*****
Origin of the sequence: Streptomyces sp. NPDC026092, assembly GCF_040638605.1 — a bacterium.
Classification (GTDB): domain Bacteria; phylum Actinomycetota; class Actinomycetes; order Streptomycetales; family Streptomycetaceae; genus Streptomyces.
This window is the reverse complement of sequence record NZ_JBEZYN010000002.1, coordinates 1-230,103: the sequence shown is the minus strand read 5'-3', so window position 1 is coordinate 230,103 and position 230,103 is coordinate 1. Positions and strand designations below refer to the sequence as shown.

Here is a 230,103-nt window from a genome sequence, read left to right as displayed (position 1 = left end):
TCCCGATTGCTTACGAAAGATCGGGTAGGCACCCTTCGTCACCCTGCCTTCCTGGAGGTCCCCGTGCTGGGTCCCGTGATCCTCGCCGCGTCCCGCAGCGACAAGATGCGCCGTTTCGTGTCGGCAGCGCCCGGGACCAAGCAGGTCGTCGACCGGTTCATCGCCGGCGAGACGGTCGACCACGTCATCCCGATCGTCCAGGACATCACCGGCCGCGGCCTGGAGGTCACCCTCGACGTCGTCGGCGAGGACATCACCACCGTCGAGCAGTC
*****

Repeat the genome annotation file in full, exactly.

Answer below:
Origin of the sequence: Streptomyces sp. NPDC026092, assembly GCF_040638605.1 — a bacterium.
Classification (GTDB): domain Bacteria; phylum Actinomycetota; class Actinomycetes; order Streptomycetales; family Streptomycetaceae; genus Streptomyces.
This window is the reverse complement of sequence record NZ_JBEZYN010000002.1, coordinates 1-230,103: the sequence shown is the minus strand read 5'-3', so window position 1 is coordinate 230,103 and position 230,103 is coordinate 1. Positions and strand designations below refer to the sequence as shown.

Here is a 230,103-nt window from a genome sequence, read left to right as displayed (position 1 = left end):
TCCCGATTGCTTACGAAAGATCGGGTAGGCACCCTTCGTCACCCTGCCTTCCTGGAGGTCCCCGTGCTGGGTCCCGTGATCCTCGCCGCGTCCCGCAGCGACAAGATGCGCCGTTTCGTGTCGGCAGCGCCCGGGACCAAGCAGGTCGTCGACCGGTTCATCGCCGGCGAGACGGTCGACCACGTCATCCCGATCGTCCAGGACATCACCGGCCGCGGCCTGGAGGTCACCCTCGACGTCGTCGGCGAGGACATCACCACCGTCGAGCAGTC